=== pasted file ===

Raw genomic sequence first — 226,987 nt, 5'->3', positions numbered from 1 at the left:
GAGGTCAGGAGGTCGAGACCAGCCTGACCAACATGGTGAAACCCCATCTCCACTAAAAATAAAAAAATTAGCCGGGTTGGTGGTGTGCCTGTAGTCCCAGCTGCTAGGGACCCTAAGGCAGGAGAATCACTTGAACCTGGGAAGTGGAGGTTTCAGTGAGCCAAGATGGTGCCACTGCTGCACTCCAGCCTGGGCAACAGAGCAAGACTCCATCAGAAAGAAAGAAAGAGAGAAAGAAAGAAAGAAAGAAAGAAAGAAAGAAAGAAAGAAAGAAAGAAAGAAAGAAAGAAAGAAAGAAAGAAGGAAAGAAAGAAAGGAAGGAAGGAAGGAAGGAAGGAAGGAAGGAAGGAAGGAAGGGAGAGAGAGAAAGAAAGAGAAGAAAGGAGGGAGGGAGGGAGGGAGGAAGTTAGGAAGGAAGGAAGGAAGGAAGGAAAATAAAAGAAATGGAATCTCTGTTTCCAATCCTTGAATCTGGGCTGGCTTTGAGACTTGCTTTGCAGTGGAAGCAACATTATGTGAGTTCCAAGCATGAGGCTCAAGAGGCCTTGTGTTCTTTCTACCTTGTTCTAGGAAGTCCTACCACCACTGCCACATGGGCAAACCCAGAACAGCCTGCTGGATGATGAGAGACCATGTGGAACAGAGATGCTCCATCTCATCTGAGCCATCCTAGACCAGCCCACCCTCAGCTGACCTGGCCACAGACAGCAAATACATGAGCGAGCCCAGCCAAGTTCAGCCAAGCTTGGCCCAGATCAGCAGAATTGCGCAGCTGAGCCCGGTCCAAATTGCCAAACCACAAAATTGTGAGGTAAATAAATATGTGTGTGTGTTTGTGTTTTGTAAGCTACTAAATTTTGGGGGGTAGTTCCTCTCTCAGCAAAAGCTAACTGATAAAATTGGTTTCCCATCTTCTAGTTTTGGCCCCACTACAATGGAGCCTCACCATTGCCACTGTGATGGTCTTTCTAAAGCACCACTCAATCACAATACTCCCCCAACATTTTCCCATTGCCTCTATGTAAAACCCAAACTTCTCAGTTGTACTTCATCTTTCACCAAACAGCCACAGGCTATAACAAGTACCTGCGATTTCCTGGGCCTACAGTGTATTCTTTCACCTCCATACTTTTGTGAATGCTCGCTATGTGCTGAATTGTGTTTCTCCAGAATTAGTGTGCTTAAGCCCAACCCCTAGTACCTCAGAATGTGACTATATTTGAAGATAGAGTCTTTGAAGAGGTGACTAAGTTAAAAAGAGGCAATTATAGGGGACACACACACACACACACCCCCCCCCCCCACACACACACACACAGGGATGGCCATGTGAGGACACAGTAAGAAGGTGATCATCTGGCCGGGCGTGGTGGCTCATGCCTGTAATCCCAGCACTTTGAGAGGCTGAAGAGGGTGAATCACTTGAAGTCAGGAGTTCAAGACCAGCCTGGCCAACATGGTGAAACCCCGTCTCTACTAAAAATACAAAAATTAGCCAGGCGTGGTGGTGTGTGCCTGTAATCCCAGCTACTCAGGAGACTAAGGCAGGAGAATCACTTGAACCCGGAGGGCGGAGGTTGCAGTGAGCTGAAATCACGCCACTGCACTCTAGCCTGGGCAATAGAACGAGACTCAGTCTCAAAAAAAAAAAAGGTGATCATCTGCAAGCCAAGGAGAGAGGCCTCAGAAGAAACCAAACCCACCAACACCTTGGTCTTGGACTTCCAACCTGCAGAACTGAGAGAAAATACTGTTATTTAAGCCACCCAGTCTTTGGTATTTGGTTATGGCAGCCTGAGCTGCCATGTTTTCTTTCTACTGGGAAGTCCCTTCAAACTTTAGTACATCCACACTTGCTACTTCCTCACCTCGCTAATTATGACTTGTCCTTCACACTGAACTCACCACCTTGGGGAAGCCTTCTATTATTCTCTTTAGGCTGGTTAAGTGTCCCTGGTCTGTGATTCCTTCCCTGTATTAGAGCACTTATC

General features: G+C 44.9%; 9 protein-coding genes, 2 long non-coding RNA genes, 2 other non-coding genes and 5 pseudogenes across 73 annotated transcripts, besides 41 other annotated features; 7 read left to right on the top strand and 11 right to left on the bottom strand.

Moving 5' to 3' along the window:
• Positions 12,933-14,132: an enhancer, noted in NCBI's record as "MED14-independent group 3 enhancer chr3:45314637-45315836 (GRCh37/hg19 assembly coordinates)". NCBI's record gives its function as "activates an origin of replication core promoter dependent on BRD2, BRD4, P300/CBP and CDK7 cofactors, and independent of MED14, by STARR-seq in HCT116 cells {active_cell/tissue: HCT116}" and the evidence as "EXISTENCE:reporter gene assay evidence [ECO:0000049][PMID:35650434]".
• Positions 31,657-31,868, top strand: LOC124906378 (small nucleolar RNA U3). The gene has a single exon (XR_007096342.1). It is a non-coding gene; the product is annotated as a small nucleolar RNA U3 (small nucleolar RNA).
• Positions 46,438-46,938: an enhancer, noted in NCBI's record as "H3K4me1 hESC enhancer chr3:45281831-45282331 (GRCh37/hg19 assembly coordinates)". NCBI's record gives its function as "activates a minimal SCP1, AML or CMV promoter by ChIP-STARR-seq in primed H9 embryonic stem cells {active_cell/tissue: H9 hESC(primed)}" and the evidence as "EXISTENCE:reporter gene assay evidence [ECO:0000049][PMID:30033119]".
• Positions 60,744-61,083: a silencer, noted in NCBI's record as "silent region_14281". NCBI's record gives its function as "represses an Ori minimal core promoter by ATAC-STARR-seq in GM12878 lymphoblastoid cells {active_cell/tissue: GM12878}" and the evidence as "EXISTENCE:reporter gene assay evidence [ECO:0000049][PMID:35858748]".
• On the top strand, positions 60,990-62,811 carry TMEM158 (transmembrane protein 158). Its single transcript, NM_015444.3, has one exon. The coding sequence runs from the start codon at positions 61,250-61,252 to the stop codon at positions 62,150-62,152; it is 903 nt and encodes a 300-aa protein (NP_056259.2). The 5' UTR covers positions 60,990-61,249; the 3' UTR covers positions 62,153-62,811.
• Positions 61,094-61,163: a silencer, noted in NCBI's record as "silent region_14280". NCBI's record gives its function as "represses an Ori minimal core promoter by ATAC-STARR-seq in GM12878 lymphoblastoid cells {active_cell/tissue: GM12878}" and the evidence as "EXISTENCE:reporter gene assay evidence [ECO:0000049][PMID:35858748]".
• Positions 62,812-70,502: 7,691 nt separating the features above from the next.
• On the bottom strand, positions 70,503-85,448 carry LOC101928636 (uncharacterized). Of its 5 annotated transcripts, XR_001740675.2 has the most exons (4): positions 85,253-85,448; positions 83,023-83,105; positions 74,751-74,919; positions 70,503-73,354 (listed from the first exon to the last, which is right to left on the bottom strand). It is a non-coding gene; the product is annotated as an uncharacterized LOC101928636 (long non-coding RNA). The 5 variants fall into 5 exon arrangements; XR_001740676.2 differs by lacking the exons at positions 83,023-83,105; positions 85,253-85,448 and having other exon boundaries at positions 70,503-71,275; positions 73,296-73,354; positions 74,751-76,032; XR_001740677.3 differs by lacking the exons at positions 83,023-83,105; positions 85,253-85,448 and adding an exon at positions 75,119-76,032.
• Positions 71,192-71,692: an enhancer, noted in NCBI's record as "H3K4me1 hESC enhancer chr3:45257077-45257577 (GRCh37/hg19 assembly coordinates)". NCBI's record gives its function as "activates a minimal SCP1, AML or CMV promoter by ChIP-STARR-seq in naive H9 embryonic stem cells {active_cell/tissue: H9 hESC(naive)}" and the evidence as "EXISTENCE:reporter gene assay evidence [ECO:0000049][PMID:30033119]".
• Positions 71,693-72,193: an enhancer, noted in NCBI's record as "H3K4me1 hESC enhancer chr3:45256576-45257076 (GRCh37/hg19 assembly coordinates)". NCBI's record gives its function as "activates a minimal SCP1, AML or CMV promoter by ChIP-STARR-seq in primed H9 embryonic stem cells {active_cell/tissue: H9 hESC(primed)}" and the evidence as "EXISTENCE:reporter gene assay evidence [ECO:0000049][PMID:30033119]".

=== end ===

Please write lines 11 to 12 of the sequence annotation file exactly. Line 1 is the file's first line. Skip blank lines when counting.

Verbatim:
• Positions 62,812-70,502: 7,691 nt separating the features above from the next.
• On the bottom strand, positions 70,503-85,448 carry LOC101928636 (uncharacterized). Of its 5 annotated transcripts, XR_001740675.2 has the most exons (4): positions 85,253-85,448; positions 83,023-83,105; positions 74,751-74,919; positions 70,503-73,354 (listed from the first exon to the last, which is right to left on the bottom strand). It is a non-coding gene; the product is annotated as an uncharacterized LOC101928636 (long non-coding RNA). The 5 variants fall into 5 exon arrangements; XR_001740676.2 differs by lacking the exons at positions 83,023-83,105; positions 85,253-85,448 and having other exon boundaries at positions 70,503-71,275; positions 73,296-73,354; positions 74,751-76,032; XR_001740677.3 differs by lacking the exons at positions 83,023-83,105; positions 85,253-85,448 and adding an exon at positions 75,119-76,032.